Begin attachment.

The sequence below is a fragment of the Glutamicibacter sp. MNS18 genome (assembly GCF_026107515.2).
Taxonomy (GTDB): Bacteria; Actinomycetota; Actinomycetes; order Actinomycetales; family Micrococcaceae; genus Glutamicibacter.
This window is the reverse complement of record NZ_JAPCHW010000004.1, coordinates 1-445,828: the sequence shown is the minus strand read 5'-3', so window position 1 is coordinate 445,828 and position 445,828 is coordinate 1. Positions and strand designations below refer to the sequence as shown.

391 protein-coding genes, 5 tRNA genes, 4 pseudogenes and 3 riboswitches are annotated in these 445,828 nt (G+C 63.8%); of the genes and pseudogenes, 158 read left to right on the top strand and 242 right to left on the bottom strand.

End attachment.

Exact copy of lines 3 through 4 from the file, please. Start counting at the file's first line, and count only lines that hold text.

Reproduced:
This window is the reverse complement of record NZ_JAPCHW010000004.1, coordinates 1-445,828: the sequence shown is the minus strand read 5'-3', so window position 1 is coordinate 445,828 and position 445,828 is coordinate 1. Positions and strand designations below refer to the sequence as shown.

391 protein-coding genes, 5 tRNA genes, 4 pseudogenes and 3 riboswitches are annotated in these 445,828 nt (G+C 63.8%); of the genes and pseudogenes, 158 read left to right on the top strand and 242 right to left on the bottom strand.